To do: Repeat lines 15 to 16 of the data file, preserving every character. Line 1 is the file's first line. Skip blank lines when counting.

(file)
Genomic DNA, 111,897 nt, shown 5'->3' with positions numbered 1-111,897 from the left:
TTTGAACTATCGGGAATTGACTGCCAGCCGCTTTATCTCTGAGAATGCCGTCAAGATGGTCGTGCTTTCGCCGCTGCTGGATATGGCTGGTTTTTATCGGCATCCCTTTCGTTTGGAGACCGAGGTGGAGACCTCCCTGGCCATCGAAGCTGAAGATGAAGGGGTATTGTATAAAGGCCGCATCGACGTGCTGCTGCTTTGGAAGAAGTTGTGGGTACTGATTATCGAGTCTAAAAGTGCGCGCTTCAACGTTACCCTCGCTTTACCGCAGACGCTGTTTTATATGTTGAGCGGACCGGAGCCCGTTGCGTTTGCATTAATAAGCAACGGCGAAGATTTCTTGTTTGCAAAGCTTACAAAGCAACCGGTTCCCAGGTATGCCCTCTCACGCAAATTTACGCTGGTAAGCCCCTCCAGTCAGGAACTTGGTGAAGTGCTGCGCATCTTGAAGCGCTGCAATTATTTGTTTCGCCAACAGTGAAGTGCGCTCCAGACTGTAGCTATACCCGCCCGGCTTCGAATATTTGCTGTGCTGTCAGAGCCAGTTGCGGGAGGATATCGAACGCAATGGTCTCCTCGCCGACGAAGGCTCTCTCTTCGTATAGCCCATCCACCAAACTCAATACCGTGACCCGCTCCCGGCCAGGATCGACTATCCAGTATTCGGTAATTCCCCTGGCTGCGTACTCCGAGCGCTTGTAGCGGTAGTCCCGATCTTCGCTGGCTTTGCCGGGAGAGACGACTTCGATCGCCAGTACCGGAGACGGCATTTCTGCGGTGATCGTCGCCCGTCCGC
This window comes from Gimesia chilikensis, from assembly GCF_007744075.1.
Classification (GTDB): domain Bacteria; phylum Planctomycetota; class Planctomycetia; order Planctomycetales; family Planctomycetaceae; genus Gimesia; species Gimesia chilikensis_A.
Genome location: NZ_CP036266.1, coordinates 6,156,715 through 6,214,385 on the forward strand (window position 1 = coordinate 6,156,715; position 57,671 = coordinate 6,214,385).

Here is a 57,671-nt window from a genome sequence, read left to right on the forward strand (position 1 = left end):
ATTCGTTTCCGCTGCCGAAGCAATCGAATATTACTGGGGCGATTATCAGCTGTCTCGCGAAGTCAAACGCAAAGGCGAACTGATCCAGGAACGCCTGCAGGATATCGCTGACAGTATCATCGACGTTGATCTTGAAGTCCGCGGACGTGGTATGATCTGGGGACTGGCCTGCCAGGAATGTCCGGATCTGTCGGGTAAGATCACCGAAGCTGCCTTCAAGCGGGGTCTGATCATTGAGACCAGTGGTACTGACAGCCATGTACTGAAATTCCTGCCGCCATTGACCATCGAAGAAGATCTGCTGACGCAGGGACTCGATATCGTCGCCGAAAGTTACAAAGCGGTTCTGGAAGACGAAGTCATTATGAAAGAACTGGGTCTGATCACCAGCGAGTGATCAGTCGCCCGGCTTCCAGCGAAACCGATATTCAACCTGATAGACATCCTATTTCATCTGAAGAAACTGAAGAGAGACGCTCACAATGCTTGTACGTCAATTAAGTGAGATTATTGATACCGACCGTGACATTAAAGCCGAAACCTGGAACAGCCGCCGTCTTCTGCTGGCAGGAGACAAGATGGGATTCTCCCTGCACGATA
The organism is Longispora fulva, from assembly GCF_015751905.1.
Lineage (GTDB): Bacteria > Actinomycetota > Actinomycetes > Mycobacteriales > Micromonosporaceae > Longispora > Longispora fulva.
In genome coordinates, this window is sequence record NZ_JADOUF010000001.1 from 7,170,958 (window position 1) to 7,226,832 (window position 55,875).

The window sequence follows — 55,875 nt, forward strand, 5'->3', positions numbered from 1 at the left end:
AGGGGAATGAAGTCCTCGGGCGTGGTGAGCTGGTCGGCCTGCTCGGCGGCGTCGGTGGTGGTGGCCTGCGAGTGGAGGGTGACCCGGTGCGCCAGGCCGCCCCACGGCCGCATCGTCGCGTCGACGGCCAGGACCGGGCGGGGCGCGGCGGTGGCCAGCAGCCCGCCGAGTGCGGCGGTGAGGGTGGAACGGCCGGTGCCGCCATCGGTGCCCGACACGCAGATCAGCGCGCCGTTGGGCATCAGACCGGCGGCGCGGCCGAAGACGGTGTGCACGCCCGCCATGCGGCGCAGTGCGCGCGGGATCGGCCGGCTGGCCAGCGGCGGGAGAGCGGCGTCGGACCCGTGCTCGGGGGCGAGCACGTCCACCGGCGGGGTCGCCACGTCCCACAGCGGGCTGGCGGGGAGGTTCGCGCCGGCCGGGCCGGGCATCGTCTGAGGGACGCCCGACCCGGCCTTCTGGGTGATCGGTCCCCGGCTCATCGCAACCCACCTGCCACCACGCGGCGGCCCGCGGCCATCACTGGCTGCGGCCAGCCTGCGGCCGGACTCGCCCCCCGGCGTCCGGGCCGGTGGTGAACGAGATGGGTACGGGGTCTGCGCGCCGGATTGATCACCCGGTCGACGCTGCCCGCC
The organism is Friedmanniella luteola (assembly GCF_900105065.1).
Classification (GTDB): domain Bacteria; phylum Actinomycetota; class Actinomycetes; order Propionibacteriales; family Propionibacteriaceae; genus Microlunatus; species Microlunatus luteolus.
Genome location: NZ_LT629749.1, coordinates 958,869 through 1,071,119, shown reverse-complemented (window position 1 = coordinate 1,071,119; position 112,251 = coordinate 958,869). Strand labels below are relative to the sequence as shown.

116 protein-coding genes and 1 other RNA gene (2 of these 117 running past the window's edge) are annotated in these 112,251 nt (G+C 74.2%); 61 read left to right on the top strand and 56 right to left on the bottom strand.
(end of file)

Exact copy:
Genome location: NZ_LT629749.1, coordinates 958,869 through 1,071,119, shown reverse-complemented (window position 1 = coordinate 1,071,119; position 112,251 = coordinate 958,869). Strand labels below are relative to the sequence as shown.

116 protein-coding genes and 1 other RNA gene (2 of these 117 running past the window's edge) are annotated in these 112,251 nt (G+C 74.2%); 61 read left to right on the top strand and 56 right to left on the bottom strand.